Your lawn demands some spring cleaning to look its best after a period of winter dormancy. Taking a weekend to clean up since the weather starts to warm will save time later and it helps prevent some difficulties later in the summer. Survey your lawn before you begin to help devise a particular record of what’s done to have it ready for the year.
Many non-flowering shrubs, trees and woody plants react well to spring stone, which cleans up their physical appearance. Flowering shrubs typically are not pruned heavily until after they finish blooming, even though you can trim out dead and damaged branches. Cut back dead perennials which were left at the lawn for winter interest, like coneflowers (Echinacea spp.) Or ornamental grasses, to within a few inches of the ground before new growth starts. Pull up any dead annuals still remaining in the lawn.
Yards collect debris over the winter season, including fallen leaves, dead grasses and other detritus that blows in. Rake up gathered debris from the yard and garden beds and remove it or compost it. Piles of debris left on the yard can ruin the emerging spring grass under it and offer a nesting site for slugs and insect pests. Rake when the grass is dry, otherwise the rake can pull the grass from the soft, wet ground.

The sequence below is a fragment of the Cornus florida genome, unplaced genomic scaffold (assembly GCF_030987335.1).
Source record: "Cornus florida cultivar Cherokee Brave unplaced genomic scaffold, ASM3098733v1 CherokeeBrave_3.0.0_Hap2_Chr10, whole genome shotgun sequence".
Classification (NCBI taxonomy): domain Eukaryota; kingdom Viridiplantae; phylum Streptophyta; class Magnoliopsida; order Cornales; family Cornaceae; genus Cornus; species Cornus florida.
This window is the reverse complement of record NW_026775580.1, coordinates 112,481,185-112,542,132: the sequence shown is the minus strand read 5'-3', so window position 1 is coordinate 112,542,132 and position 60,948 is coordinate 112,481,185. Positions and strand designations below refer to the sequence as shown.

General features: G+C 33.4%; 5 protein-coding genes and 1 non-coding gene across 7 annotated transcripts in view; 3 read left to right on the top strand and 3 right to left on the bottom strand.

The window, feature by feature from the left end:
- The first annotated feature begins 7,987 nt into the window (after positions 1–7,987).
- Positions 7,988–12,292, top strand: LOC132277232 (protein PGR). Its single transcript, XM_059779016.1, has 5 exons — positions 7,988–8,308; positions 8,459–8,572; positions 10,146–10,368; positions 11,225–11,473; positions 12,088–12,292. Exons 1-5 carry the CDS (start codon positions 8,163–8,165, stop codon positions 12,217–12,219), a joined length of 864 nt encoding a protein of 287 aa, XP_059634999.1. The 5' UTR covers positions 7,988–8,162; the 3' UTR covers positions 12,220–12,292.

Winter mulch that protected perennials looks ragged come spring. It frequently washes or blows from the bed. Pull old mulch away from the base of trunks and comes so a little space remains between the plant and the mulch layer. Rake blown mulch back into its appropriate location. Spread fresh mulch over garden beds to replenish the old layer and maintain a thickness of 2 to 3 inches. Remove old sheets of plastic mulch from yearly garden beds and replace with fresh before planting. Plastic mulch usually only survives for one year before it tears, becomes ragged and has to be replaced.
In mild climates that experience little to no snowfall, winter lawn damage is usually minimal. Avoid walking on soggy areas until they’re dry so that the grass will not become damaged. You can overseed thin spots on warm-season grass lawns in spring, while it is best to overseed cool-season grasses in fall. Resume mowing when the grass grows to 4 to 5 inches tall and only trim it back to 3 to 4 inches. Mowing too early in spring or too low results in weak grass which is more prone to summer damage during dry periods.